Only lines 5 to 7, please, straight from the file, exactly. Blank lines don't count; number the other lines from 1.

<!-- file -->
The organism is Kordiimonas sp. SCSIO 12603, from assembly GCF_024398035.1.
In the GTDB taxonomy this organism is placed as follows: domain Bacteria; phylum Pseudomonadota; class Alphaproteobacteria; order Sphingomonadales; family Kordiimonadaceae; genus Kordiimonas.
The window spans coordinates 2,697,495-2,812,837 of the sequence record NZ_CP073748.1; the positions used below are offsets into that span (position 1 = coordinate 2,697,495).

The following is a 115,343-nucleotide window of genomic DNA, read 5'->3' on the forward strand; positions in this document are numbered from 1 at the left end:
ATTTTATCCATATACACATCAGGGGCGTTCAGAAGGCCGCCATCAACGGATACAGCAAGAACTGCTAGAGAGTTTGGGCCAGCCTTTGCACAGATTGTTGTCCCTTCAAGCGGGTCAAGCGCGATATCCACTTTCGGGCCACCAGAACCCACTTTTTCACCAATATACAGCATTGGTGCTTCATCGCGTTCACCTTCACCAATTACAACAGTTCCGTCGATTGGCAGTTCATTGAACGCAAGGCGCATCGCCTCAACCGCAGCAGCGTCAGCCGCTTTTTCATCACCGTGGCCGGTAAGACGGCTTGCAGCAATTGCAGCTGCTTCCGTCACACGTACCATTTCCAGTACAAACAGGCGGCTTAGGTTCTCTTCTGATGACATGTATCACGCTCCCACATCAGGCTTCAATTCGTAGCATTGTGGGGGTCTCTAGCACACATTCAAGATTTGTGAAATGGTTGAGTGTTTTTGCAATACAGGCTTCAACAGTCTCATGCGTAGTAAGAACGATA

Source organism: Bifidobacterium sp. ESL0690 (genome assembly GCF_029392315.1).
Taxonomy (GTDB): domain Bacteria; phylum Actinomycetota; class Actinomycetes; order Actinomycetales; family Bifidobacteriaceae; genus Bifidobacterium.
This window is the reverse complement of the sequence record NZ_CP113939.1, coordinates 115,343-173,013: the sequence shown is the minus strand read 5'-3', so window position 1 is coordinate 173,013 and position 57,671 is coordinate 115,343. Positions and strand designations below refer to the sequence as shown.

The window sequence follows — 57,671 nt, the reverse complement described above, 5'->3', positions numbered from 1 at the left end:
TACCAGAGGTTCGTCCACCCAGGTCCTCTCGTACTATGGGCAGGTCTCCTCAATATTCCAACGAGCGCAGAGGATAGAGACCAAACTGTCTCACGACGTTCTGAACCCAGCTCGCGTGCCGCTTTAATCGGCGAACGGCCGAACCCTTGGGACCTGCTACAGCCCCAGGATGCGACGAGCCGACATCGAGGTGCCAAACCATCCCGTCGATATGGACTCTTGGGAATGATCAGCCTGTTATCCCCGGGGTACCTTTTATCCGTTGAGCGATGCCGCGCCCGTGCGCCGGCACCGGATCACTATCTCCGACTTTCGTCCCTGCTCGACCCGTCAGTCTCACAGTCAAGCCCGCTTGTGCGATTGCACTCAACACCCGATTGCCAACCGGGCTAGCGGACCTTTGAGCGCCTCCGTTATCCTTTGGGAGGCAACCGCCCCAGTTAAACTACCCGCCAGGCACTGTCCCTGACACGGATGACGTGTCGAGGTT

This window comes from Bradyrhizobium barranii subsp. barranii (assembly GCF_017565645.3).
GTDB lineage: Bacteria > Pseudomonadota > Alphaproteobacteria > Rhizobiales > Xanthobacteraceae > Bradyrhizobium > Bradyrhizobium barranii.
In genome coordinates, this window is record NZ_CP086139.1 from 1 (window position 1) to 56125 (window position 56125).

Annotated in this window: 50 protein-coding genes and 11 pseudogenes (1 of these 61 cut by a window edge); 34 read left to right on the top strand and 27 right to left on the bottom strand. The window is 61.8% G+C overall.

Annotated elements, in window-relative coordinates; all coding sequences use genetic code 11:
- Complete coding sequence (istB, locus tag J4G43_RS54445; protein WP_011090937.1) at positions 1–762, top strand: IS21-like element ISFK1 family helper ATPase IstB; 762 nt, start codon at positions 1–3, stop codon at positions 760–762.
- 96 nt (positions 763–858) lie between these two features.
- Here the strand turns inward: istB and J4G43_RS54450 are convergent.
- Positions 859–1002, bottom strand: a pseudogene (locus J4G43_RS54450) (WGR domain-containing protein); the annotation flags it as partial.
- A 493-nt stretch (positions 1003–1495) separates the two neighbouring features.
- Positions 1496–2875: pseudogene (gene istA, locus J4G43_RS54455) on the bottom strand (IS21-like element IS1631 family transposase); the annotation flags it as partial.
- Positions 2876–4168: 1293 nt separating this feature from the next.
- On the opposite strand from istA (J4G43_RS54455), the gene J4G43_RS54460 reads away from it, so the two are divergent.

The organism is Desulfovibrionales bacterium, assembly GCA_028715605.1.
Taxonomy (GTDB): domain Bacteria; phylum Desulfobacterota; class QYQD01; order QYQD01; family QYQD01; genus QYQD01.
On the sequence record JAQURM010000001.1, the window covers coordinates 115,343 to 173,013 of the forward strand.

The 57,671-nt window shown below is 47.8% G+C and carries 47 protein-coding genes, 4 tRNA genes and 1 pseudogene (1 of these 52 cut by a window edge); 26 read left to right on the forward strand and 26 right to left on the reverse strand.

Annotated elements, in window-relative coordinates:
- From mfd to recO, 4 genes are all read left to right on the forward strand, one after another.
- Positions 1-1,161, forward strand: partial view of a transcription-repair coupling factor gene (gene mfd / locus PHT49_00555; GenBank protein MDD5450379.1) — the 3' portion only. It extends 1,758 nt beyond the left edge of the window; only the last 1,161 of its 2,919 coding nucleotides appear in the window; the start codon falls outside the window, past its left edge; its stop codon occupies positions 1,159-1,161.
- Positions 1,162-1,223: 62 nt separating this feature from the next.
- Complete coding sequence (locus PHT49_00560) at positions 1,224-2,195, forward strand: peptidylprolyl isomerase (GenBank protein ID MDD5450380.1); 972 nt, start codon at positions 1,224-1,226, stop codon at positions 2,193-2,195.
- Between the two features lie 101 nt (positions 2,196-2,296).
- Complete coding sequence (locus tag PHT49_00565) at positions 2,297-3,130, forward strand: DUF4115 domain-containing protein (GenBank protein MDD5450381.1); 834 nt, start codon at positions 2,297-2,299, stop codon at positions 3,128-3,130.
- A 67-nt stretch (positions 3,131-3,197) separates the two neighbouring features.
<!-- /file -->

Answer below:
ATTTTATCCATATACACATCAGGGGCGTTCAGAAGGCCGCCATCAACGGATACAGCAAGAACTGCTAGAGAGTTTGGGCCAGCCTTTGCACAGATTGTTGTCCCTTCAAGCGGGTCAAGCGCGATATCCACTTTCGGGCCACCAGAACCCACTTTTTCACCAATATACAGCATTGGTGCTTCATCGCGTTCACCTTCACCAATTACAACAGTTCCGTCGATTGGCAGTTCATTGAACGCAAGGCGCATCGCCTCAACCGCAGCAGCGTCAGCCGCTTTTTCATCACCGTGGCCGGTAAGACGGCTTGCAGCAATTGCAGCTGCTTCCGTCACACGTACCATTTCCAGTACAAACAGGCGGCTTAGGTTCTCTTCTGATGACATGTATCACGCTCCCACATCAGGCTTCAATTCGTAGCATTGTGGGGGTCTCTAGCACACATTCAAGATTTGTGAAATGGTTGAGTGTTTTTGCAATACAGGCTTCAACAGTCTCATGCGTAGTAAGAACGATA

Source organism: Bifidobacterium sp. ESL0690 (genome assembly GCF_029392315.1).
Taxonomy (GTDB): domain Bacteria; phylum Actinomycetota; class Actinomycetes; order Actinomycetales; family Bifidobacteriaceae; genus Bifidobacterium.